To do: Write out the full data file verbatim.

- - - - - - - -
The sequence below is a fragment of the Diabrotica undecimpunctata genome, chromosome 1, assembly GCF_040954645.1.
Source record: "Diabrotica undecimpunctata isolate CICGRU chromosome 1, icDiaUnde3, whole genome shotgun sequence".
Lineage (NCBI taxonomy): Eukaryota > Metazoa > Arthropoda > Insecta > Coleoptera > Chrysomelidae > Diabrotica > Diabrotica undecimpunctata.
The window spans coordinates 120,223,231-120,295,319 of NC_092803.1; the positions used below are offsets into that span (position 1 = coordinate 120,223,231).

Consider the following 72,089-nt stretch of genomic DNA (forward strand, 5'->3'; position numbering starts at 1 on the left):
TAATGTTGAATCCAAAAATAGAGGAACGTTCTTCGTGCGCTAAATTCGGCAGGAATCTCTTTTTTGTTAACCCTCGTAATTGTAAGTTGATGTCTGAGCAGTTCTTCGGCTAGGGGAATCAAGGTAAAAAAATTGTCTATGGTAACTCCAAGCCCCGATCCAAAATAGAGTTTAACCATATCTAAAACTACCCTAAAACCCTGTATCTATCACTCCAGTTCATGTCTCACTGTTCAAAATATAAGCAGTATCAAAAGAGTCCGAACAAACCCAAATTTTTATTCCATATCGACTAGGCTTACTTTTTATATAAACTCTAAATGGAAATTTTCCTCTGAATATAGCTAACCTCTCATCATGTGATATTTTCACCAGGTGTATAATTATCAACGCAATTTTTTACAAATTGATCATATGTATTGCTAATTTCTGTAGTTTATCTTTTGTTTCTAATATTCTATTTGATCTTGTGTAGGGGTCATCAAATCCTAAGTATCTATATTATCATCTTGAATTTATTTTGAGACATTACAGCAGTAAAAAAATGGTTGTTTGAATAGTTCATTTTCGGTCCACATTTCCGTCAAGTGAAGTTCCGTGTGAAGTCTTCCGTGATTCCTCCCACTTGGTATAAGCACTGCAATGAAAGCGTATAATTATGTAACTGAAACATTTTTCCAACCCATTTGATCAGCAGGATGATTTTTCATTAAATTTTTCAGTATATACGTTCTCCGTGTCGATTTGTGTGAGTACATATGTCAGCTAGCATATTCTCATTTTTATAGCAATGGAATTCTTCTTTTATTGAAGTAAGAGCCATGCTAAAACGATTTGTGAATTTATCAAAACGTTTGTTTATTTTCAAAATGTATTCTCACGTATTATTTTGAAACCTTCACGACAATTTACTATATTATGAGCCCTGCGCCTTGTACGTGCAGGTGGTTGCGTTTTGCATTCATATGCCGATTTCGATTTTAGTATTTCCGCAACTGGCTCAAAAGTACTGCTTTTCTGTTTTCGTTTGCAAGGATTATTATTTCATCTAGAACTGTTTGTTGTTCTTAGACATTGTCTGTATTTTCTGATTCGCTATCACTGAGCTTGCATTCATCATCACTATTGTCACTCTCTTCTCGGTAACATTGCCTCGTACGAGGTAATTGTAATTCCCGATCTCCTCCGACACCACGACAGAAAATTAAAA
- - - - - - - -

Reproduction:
The sequence below is a fragment of the Diabrotica undecimpunctata genome, chromosome 1, assembly GCF_040954645.1.
Source record: "Diabrotica undecimpunctata isolate CICGRU chromosome 1, icDiaUnde3, whole genome shotgun sequence".
Lineage (NCBI taxonomy): Eukaryota > Metazoa > Arthropoda > Insecta > Coleoptera > Chrysomelidae > Diabrotica > Diabrotica undecimpunctata.
The window spans coordinates 120,223,231-120,295,319 of NC_092803.1; the positions used below are offsets into that span (position 1 = coordinate 120,223,231).

Consider the following 72,089-nt stretch of genomic DNA (forward strand, 5'->3'; position numbering starts at 1 on the left):
TAATGTTGAATCCAAAAATAGAGGAACGTTCTTCGTGCGCTAAATTCGGCAGGAATCTCTTTTTTGTTAACCCTCGTAATTGTAAGTTGATGTCTGAGCAGTTCTTCGGCTAGGGGAATCAAGGTAAAAAAATTGTCTATGGTAACTCCAAGCCCCGATCCAAAATAGAGTTTAACCATATCTAAAACTACCCTAAAACCCTGTATCTATCACTCCAGTTCATGTCTCACTGTTCAAAATATAAGCAGTATCAAAAGAGTCCGAACAAACCCAAATTTTTATTCCATATCGACTAGGCTTACTTTTTATATAAACTCTAAATGGAAATTTTCCTCTGAATATAGCTAACCTCTCATCATGTGATATTTTCACCAGGTGTATAATTATCAACGCAATTTTTTACAAATTGATCATATGTATTGCTAATTTCTGTAGTTTATCTTTTGTTTCTAATATTCTATTTGATCTTGTGTAGGGGTCATCAAATCCTAAGTATCTATATTATCATCTTGAATTTATTTTGAGACATTACAGCAGTAAAAAAATGGTTGTTTGAATAGTTCATTTTCGGTCCACATTTCCGTCAAGTGAAGTTCCGTGTGAAGTCTTCCGTGATTCCTCCCACTTGGTATAAGCACTGCAATGAAAGCGTATAATTATGTAACTGAAACATTTTTCCAACCCATTTGATCAGCAGGATGATTTTTCATTAAATTTTTCAGTATATACGTTCTCCGTGTCGATTTGTGTGAGTACATATGTCAGCTAGCATATTCTCATTTTTATAGCAATGGAATTCTTCTTTTATTGAAGTAAGAGCCATGCTAAAACGATTTGTGAATTTATCAAAACGTTTGTTTATTTTCAAAATGTATTCTCACGTATTATTTTGAAACCTTCACGACAATTTACTATATTATGAGCCCTGCGCCTTGTACGTGCAGGTGGTTGCGTTTTGCATTCATATGCCGATTTCGATTTTAGTATTTCCGCAACTGGCTCAAAAGTACTGCTTTTCTGTTTTCGTTTGCAAGGATTATTATTTCATCTAGAACTGTTTGTTGTTCTTAGACATTGTCTGTATTTTCTGATTCGCTATCACTGAGCTTGCATTCATCATCACTATTGTCACTCTCTTCTCGGTAACATTGCCTCGTACGAGGTAATTGTAATTCCCGATCTCCTCCGACACCACGACAGAAAATTAAAA